Yet another potential barrier to the widespread adoption of open source approaches may be the unwarranted perception that it’s less secure than proprietary software. But as Goodman explains, open source solutions prioritize interoperability, which is critical to both the security and stability of any grid system.

“Security is a process and is composed of many parts beginning with the creation of software. As we like to say, ‘be secure and safe by design’ — these must be at the core of technologies and projects to protect the data and systems driving the digital transition. In practical terms, this means using established practices to identify and manage risks, exercising due diligence on components sourced from third parties and setting secure defaults. For authorization, projects and technologies must adopt a zero-trust model of security based on identity rather than location, and employ standards-based authentication and authorization. All LF Energy projects have a software bill of materials to ensure that we know what is inside. All our projects get ‘badged’ by the OpenSSF project. Finally, we will plan to use third-party audits for our software starting in 2022.”

LF Energy is currently working with major partners like Alliander, the largest energy distributor in the Netherlands, and RTE, the largest transmission operator in Europe, to accelerate the development of digital tools needed to overhaul the grid. Besides EVerest, the organization is also engaged in innovative projects that are focusing on electrifying transportation, improving grid automation, reducing grid congestion, tracking energy efficiency, increasing grid resilience, opening markets, facilitating carbon certificates, improving data monitoring and analysis, and optimizing network operations.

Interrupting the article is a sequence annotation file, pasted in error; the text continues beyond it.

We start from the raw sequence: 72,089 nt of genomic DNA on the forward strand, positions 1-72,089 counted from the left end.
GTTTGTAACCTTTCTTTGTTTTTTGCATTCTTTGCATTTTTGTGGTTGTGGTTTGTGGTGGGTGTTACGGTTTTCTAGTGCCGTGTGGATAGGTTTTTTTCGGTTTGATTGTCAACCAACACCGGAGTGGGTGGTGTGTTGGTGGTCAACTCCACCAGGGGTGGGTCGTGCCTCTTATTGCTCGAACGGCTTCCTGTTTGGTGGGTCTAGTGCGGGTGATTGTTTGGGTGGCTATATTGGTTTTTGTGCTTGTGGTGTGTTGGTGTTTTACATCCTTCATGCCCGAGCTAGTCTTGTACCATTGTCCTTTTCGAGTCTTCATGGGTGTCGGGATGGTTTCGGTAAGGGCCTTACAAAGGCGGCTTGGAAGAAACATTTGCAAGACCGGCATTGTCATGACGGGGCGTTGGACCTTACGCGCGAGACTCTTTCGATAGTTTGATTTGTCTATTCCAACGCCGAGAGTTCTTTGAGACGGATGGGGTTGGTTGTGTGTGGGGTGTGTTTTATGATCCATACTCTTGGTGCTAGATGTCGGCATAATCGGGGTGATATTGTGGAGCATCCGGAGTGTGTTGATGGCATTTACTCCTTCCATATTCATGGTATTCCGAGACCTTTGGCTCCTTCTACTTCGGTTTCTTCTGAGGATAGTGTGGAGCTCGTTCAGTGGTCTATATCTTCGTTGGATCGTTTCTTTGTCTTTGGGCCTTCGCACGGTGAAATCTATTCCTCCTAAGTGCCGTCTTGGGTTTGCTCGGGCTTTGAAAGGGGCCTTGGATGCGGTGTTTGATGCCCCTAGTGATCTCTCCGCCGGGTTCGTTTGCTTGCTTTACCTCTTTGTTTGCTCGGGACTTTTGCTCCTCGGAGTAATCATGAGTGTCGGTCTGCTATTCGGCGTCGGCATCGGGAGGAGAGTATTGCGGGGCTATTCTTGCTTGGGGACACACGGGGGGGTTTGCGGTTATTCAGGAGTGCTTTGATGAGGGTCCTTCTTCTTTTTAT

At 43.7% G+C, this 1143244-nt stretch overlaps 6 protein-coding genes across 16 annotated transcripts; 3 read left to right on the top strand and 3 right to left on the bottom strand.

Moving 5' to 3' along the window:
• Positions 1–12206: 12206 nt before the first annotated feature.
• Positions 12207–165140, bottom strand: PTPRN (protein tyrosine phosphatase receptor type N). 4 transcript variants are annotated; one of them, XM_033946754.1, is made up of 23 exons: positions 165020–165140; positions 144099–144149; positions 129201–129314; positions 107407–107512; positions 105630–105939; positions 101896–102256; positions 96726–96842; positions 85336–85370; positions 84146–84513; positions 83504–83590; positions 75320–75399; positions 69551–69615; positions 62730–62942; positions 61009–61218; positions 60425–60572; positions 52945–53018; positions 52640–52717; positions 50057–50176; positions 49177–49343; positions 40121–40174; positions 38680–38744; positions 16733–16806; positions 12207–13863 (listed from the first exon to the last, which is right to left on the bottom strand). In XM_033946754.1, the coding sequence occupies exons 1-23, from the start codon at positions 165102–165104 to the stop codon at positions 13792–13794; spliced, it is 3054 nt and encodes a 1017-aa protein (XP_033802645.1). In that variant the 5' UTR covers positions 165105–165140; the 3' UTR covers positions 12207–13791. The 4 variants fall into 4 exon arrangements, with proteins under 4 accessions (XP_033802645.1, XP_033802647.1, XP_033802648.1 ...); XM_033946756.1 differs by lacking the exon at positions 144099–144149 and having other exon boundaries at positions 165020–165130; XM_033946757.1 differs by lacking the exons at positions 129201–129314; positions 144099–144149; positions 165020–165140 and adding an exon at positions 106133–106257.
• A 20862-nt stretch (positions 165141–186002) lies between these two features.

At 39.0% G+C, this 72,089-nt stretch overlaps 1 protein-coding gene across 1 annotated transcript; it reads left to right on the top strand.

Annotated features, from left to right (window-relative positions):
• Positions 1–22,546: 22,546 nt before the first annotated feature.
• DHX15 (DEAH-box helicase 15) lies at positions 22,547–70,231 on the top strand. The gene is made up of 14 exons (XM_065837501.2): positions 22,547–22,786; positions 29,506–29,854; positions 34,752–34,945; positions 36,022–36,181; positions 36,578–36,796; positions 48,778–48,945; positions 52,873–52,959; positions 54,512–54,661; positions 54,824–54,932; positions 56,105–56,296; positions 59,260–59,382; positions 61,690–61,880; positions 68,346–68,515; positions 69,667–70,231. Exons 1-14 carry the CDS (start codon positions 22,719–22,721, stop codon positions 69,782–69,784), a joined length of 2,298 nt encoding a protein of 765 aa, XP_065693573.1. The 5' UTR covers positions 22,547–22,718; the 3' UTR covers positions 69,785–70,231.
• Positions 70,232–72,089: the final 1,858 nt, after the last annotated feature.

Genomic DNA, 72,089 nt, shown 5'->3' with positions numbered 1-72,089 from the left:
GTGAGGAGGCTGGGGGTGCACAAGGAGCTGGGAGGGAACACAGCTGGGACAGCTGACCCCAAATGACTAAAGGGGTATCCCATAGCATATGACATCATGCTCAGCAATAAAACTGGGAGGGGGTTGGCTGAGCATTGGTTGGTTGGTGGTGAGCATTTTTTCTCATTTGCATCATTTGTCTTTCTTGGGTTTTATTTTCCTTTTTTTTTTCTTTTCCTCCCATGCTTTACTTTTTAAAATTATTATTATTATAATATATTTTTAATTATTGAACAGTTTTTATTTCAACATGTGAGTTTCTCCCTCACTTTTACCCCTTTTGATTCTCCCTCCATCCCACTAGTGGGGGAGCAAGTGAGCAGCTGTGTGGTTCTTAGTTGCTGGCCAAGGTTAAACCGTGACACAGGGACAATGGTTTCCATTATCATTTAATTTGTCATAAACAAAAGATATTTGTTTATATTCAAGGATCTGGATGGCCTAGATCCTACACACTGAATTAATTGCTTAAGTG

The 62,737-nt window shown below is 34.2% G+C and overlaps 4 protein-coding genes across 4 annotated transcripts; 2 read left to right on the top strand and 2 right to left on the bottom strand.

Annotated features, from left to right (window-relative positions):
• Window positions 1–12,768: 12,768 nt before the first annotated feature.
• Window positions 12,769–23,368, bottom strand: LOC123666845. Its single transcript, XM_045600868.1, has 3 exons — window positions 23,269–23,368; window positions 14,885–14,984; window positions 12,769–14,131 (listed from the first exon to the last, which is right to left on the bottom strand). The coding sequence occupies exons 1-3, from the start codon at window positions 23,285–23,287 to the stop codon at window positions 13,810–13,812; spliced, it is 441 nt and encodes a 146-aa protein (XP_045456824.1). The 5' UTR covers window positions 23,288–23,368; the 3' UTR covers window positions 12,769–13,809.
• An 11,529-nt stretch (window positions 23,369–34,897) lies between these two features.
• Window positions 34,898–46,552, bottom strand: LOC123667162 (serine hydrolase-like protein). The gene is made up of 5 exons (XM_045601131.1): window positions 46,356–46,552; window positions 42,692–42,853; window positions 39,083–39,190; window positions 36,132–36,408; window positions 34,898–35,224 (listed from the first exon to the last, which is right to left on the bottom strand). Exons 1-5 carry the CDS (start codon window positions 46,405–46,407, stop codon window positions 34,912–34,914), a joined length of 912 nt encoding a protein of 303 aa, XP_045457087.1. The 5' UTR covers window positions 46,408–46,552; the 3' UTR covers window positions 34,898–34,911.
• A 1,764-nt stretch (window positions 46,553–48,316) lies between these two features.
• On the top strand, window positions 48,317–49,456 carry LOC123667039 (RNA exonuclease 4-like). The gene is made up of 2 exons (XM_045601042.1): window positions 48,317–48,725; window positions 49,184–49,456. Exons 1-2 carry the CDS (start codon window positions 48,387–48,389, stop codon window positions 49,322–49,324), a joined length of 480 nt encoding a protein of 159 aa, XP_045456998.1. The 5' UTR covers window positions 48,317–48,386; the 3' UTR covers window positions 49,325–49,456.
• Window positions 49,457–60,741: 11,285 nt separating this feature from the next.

“LF Energy projects run the gamut of what’s needed to modernize the power grid,” added Goodman. “Two particular projects, SEAPATH and CoMPAS, for instance, aim to make electrical substations more modular, interoperable and scalable so they can better alleviate the challenges associated with renewable energy sources, which are less predictable. With more nimble substations, the grid will remain more stable as supplies and demand shift.”

With the potential for more than 70% of global carbon emissions to be cut if transportation and energy systems can be electrified, it’s clear that a huge payoff can be achieved if we can confront this enormous challenge ahead, with cooperation rather than competition. For Goodman, that means an open source strategy will be key in helping to solve the climate crisis: “For the next-generation power grid to meet our expanding needs, it needs to be based on open source tools using commodity software and hardware. We need joint development and investment, versus today’s largely closed and monolithic energy sector. And we need open standards — fast — that enable the most and best collaboration possible. Open source has transformed industry after industry. Energy must benefit, too, if we’re to have an electrical grid that not only meets our needs today, but also tomorrow.”